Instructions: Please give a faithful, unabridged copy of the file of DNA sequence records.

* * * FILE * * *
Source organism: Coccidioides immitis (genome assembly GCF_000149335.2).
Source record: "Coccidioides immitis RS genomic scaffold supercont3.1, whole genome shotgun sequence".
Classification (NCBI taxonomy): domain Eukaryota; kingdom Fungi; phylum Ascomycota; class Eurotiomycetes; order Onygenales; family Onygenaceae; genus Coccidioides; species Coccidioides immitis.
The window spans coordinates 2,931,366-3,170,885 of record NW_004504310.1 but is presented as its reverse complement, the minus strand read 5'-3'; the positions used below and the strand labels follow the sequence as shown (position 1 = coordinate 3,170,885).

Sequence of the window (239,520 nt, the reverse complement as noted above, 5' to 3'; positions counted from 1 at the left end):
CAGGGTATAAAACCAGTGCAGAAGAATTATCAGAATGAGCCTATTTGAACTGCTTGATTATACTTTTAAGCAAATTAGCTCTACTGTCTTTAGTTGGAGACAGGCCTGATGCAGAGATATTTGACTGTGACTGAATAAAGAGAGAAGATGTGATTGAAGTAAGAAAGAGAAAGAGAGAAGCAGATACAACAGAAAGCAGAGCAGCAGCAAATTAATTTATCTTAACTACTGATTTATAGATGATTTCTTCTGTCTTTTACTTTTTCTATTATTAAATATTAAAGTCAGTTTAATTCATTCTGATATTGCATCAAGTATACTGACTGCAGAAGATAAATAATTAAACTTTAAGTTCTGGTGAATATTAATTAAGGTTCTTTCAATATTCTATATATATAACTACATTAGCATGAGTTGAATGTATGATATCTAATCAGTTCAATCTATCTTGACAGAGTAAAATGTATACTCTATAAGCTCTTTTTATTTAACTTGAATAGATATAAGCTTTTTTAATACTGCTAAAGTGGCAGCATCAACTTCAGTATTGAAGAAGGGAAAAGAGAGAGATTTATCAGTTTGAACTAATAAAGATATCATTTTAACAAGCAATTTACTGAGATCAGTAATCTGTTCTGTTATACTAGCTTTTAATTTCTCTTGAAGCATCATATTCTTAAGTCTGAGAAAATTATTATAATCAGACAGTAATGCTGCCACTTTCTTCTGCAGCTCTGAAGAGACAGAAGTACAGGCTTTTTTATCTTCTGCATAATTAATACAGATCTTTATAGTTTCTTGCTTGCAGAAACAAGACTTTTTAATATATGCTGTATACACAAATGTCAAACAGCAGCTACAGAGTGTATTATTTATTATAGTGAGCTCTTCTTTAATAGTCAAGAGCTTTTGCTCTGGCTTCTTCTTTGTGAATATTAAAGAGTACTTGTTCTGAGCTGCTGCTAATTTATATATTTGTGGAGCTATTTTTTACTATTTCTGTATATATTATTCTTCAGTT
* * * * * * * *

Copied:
Source organism: Coccidioides immitis (genome assembly GCF_000149335.2).
Source record: "Coccidioides immitis RS genomic scaffold supercont3.1, whole genome shotgun sequence".
Classification (NCBI taxonomy): domain Eukaryota; kingdom Fungi; phylum Ascomycota; class Eurotiomycetes; order Onygenales; family Onygenaceae; genus Coccidioides; species Coccidioides immitis.
The window spans coordinates 2,931,366-3,170,885 of record NW_004504310.1 but is presented as its reverse complement, the minus strand read 5'-3'; the positions used below and the strand labels follow the sequence as shown (position 1 = coordinate 3,170,885).

Sequence of the window (239,520 nt, the reverse complement as noted above, 5' to 3'; positions counted from 1 at the left end):
CAGGGTATAAAACCAGTGCAGAAGAATTATCAGAATGAGCCTATTTGAACTGCTTGATTATACTTTTAAGCAAATTAGCTCTACTGTCTTTAGTTGGAGACAGGCCTGATGCAGAGATATTTGACTGTGACTGAATAAAGAGAGAAGATGTGATTGAAGTAAGAAAGAGAAAGAGAGAAGCAGATACAACAGAAAGCAGAGCAGCAGCAAATTAATTTATCTTAACTACTGATTTATAGATGATTTCTTCTGTCTTTTACTTTTTCTATTATTAAATATTAAAGTCAGTTTAATTCATTCTGATATTGCATCAAGTATACTGACTGCAGAAGATAAATAATTAAACTTTAAGTTCTGGTGAATATTAATTAAGGTTCTTTCAATATTCTATATATATAACTACATTAGCATGAGTTGAATGTATGATATCTAATCAGTTCAATCTATCTTGACAGAGTAAAATGTATACTCTATAAGCTCTTTTTATTTAACTTGAATAGATATAAGCTTTTTTAATACTGCTAAAGTGGCAGCATCAACTTCAGTATTGAAGAAGGGAAAAGAGAGAGATTTATCAGTTTGAACTAATAAAGATATCATTTTAACAAGCAATTTACTGAGATCAGTAATCTGTTCTGTTATACTAGCTTTTAATTTCTCTTGAAGCATCATATTCTTAAGTCTGAGAAAATTATTATAATCAGACAGTAATGCTGCCACTTTCTTCTGCAGCTCTGAAGAGACAGAAGTACAGGCTTTTTTATCTTCTGCATAATTAATACAGATCTTTATAGTTTCTTGCTTGCAGAAACAAGACTTTTTAATATATGCTGTATACACAAATGTCAAACAGCAGCTACAGAGTGTATTATTTATTATAGTGAGCTCTTCTTTAATAGTCAAGAGCTTTTGCTCTGGCTTCTTCTTTGTGAATATTAAAGAGTACTTGTTCTGAGCTGCTGCTAATTTATATATTTGTGGAGCTATTTTTTACTATTTCTGTATATATTATTCTTCAGTT